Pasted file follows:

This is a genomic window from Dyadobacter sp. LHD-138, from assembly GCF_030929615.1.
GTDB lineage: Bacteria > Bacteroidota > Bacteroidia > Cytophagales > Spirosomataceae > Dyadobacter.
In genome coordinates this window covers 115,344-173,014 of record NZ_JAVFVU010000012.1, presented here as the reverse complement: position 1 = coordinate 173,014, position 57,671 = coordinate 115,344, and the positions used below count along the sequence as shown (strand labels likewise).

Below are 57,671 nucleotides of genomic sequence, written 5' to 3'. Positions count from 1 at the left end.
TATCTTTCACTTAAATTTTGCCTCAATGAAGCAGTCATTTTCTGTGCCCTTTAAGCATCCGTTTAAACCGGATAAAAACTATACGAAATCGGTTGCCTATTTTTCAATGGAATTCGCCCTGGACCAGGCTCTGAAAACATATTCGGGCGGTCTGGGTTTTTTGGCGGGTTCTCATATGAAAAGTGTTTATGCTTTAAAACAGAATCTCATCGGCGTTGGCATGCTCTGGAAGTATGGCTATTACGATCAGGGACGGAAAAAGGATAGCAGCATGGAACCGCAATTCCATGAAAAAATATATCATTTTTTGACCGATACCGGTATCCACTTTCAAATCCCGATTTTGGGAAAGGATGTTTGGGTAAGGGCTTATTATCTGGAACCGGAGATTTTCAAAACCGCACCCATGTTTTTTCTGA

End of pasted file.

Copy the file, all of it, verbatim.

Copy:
This is a genomic window from Dyadobacter sp. LHD-138, from assembly GCF_030929615.1.
GTDB lineage: Bacteria > Bacteroidota > Bacteroidia > Cytophagales > Spirosomataceae > Dyadobacter.
In genome coordinates this window covers 115,344-173,014 of record NZ_JAVFVU010000012.1, presented here as the reverse complement: position 1 = coordinate 173,014, position 57,671 = coordinate 115,344, and the positions used below count along the sequence as shown (strand labels likewise).

Below are 57,671 nucleotides of genomic sequence, written 5' to 3'. Positions count from 1 at the left end.
TATCTTTCACTTAAATTTTGCCTCAATGAAGCAGTCATTTTCTGTGCCCTTTAAGCATCCGTTTAAACCGGATAAAAACTATACGAAATCGGTTGCCTATTTTTCAATGGAATTCGCCCTGGACCAGGCTCTGAAAACATATTCGGGCGGTCTGGGTTTTTTGGCGGGTTCTCATATGAAAAGTGTTTATGCTTTAAAACAGAATCTCATCGGCGTTGGCATGCTCTGGAAGTATGGCTATTACGATCAGGGACGGAAAAAGGATAGCAGCATGGAACCGCAATTCCATGAAAAAATATATCATTTTTTGACCGATACCGGTATCCACTTTCAAATCCCGATTTTGGGAAAGGATGTTTGGGTAAGGGCTTATTATCTGGAACCGGAGATTTTCAAAACCGCACCCATGTTTTTTCTGA